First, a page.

Garth claims the Bigfoot is 6 feet tall, weighs around 285 pounds and smells like "bad eggs."

He plans to sell the corpse to the highest bidder and says he hopes the Discovery Channel will be interested because he thinks they'll treat the creature "...with more dignity than ABC or CBS."

Advanced propulsion and new energy technologies

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Please, look content of Sept-Oct. 20001 issue at our site


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I hope our news can be useful in your scientific work. Also we are looking for business partners. Please, let your colleagues know about our new company.

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Mel Gibson [cast in] crop circle movie

http://www.upcomingmovies.com/signs.html Signs
Release Date: TBA 2002
Distributor: Touchstone Pictures (Disney)

Production Company: Note: Spyglass Entertainment produced Unbreakable and The Sixth Sense, but aren't handling this.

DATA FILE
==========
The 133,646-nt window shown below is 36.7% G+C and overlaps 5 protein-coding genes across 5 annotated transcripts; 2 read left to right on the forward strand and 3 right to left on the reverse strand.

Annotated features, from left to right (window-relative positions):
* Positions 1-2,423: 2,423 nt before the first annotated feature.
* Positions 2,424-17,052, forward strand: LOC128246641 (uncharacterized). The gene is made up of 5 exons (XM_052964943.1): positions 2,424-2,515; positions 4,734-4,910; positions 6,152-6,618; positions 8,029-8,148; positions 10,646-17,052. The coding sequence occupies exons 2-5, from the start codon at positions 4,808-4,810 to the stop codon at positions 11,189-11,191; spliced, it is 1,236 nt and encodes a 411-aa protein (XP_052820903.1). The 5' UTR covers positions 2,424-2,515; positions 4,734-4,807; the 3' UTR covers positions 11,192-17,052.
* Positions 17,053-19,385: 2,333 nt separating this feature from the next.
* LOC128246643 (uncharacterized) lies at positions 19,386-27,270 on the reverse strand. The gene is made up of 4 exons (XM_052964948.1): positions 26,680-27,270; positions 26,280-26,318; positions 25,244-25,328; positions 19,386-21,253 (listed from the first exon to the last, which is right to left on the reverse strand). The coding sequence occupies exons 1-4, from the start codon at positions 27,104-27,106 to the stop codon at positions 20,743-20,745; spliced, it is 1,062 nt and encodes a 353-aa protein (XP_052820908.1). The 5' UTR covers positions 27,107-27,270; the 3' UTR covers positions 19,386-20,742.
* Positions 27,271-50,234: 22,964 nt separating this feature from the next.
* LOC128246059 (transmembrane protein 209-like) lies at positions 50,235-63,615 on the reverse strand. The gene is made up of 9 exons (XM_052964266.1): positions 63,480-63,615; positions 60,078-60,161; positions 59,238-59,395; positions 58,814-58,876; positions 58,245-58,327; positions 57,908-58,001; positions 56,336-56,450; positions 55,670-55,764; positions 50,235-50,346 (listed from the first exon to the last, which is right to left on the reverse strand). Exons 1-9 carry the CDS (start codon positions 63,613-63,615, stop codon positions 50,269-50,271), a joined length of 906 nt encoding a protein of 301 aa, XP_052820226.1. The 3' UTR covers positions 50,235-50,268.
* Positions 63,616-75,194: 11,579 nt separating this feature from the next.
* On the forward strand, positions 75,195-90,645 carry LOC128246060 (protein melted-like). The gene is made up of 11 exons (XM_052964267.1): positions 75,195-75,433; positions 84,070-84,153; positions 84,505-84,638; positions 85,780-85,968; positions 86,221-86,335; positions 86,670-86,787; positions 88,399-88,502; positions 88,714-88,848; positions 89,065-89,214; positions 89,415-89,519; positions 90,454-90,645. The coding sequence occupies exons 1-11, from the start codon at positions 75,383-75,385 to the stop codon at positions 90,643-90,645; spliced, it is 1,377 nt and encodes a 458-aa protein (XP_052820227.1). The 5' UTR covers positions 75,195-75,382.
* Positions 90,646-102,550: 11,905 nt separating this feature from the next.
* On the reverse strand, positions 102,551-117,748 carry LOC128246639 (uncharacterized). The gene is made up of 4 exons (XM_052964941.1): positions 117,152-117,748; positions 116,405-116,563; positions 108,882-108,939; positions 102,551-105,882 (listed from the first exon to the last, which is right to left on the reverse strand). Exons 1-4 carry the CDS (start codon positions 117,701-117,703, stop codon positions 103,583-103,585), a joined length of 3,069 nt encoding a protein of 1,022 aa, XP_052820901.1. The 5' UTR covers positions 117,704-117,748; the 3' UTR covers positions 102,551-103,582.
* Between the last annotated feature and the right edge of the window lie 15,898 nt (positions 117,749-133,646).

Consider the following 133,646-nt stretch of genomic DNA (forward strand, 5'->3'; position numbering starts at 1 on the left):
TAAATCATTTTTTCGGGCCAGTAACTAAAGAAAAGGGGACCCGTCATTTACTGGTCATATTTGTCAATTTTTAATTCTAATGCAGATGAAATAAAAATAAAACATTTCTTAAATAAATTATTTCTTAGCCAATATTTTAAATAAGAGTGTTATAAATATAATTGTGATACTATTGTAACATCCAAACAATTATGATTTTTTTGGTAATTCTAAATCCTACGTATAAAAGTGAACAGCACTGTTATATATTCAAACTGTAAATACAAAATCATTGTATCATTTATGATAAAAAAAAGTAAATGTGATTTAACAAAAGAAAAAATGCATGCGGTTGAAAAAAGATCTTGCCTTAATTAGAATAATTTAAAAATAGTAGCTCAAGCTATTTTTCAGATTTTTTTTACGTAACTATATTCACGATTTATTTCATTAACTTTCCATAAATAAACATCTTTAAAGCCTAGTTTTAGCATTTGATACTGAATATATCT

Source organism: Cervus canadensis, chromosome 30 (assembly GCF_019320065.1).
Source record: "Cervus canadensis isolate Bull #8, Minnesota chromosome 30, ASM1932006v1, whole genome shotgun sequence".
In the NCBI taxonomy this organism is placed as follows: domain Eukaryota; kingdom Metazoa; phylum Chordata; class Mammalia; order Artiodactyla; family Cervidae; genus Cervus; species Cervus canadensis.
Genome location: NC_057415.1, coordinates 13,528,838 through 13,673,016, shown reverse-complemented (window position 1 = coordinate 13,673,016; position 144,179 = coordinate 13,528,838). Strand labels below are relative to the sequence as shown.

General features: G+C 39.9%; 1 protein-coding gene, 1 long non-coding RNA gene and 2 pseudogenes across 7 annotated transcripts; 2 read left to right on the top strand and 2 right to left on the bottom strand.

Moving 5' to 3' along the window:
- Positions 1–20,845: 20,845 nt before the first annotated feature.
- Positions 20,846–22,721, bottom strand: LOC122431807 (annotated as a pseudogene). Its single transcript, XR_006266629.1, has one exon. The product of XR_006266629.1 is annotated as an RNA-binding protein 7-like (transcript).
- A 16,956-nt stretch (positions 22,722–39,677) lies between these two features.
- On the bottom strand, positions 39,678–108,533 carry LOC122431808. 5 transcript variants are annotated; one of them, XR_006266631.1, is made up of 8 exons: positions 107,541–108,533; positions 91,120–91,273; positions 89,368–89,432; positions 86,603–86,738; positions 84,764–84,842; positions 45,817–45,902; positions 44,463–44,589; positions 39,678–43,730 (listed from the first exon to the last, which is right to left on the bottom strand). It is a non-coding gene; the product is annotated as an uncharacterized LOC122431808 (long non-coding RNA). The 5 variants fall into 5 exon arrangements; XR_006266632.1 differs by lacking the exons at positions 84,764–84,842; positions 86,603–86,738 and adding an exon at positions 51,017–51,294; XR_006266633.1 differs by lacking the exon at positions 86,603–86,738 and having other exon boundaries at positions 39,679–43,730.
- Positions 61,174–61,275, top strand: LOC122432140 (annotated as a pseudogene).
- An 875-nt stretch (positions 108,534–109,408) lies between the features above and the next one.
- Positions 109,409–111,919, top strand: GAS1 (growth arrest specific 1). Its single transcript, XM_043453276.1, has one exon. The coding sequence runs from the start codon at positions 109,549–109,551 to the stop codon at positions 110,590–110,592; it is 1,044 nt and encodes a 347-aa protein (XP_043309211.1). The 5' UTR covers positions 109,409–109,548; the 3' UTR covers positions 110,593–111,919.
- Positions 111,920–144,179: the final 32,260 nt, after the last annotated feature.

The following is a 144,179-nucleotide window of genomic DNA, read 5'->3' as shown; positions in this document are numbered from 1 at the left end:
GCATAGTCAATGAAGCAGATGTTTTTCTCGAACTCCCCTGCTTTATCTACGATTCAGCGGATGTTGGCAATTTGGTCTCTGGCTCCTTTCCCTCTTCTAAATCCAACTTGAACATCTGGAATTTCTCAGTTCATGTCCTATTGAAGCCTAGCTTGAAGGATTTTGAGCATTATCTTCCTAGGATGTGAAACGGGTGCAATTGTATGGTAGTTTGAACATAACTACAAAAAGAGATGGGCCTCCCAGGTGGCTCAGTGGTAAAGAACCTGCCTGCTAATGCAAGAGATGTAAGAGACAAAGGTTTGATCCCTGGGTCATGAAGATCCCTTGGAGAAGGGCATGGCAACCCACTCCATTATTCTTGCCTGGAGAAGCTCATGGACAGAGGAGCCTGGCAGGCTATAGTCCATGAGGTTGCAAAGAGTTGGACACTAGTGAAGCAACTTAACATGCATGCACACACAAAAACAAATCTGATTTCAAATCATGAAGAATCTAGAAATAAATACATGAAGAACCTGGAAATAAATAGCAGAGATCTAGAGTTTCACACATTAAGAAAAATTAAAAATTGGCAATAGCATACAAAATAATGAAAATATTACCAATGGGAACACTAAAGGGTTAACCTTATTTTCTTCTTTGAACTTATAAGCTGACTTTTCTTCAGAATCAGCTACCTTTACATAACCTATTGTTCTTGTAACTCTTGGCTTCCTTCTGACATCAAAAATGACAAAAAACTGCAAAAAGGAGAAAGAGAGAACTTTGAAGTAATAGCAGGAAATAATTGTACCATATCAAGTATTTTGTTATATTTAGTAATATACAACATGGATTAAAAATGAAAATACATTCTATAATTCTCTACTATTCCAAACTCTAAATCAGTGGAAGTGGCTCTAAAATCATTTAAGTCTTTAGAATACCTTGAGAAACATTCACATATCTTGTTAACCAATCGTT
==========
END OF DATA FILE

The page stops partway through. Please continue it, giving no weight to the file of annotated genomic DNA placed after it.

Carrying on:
Cast: Mel Gibson; other cast not announced yet.

Cast Note: (8/30/01) Mark Ruffalo had been cast as the second lead, but has had to drop out due to an ear operation to remove an inner ear cyst. The role will be recast shortly.

Director: M. Night Shyamalan (Unbreakable, The Sixth Sense, Wide Awake, Praying with Anger)

Screenwriter: M. Night Shyamalan (in addition to writing the above films, he also cowrote Stuart Little)

Based upon: The modern phenomenon known as "crop circles", most common in England, where mysterious patterns are found in remote fields; depending upon whom you ask, they're either elaborate hoaxes or messages from UFO's.